Some believe it is, and of course, they're entitled to that view. And in the wake of the Q&A interview with English on Sunday (which we have yet to find the time to watch), Tracy Watkins blogs about the apparent split on Stuff. She begins:
There is more than a bit of the dour Scotsman in Finance Minister Bill English. So is he just acting according to type by being more pessimistic than his boss John Key about how aggressively the country can emerge from recession? Or does it point to a more serious split over the size and shape of the Government's policy response?
On TV One's Q&A programme yesterday English openly disagreed with Key's view on the same programme a couple of weeks earlier that New Zealand would be "aggressively" growing out of the recession by early next year.
English's view is that we're unlikely to do so because the recovery will by necessity have to come off the back of exports and savings, rather than readily available credit, as has happened in the past.
She then contrasts this with Key's view:
I spoke to Key after the English interview and he was pretty relaxed about the divergence in their views; he stuck by his own view that the country would start coming out of recession by the end of the year, though he sounded a bit less gung ho than a couple of weeks earlier.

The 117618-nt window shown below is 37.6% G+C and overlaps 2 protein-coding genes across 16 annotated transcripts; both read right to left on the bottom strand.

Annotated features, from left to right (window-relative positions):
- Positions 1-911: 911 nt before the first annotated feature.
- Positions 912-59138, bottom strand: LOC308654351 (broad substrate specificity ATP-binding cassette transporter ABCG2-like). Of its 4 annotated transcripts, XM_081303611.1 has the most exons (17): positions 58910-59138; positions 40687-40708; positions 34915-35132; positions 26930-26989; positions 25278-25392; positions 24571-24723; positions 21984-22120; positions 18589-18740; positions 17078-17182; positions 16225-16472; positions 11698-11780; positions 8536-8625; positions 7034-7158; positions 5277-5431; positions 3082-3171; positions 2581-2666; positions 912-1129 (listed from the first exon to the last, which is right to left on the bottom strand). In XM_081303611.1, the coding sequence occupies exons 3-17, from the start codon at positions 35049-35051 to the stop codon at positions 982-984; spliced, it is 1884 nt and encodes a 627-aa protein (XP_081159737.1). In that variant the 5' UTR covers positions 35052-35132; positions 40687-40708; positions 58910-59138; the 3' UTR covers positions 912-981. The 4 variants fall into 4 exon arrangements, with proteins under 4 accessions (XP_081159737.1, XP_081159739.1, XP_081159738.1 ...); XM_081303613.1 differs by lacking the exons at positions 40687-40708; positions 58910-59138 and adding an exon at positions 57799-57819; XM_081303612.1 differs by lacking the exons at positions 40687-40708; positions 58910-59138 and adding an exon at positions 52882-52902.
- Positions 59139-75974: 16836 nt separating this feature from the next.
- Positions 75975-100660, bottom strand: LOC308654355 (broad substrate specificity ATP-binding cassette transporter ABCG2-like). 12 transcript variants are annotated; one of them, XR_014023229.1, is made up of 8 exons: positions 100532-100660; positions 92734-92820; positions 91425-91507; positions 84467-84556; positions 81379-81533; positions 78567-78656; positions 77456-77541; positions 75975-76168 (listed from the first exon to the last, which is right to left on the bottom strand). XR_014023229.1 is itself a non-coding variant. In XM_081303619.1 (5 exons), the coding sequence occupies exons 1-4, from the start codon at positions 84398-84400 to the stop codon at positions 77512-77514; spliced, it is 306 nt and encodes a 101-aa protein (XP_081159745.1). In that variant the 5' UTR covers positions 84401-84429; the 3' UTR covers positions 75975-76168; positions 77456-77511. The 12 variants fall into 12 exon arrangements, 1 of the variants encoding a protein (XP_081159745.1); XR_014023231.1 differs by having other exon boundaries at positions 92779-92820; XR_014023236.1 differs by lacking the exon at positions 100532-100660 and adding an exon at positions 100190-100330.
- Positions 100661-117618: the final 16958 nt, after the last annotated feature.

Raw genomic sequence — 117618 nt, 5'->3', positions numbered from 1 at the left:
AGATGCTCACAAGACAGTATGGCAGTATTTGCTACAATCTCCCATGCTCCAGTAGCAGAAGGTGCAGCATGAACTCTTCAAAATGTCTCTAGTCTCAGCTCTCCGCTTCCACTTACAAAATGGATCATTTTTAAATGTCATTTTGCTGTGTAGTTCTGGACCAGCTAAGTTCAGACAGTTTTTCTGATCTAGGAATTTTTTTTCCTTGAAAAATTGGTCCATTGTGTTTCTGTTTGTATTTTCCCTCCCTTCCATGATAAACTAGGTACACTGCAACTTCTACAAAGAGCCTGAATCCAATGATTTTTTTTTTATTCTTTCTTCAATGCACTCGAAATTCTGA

"It's not a perfect science - no one knows. The advice we see from Treasury varies but there is light at the end of the tunnel."
When I put it to him that English was more pessimistic, his response was that their differences were "only at the margins."
"I'm sure he's confident we will get out of it. It's mainly a timing issue.....I'm certainly not prepared to give up on the fact that we may well be growing by 2009."
We especially like the last sentence of Key's comment - that he's not prepared to give up on hope of an early recovery/ Isn't that refreshing? Isn't it good to have our leader preaching a message of positivity rather than doom and gloom?
And isn't it good that those in the National Party have the freedom to express their opinions, even if they don't necessarily tally with those of the leader? After nine years of Helen Clark's vice-like grip on power and policy, we reckon that a free exchange of views is actually a good thing!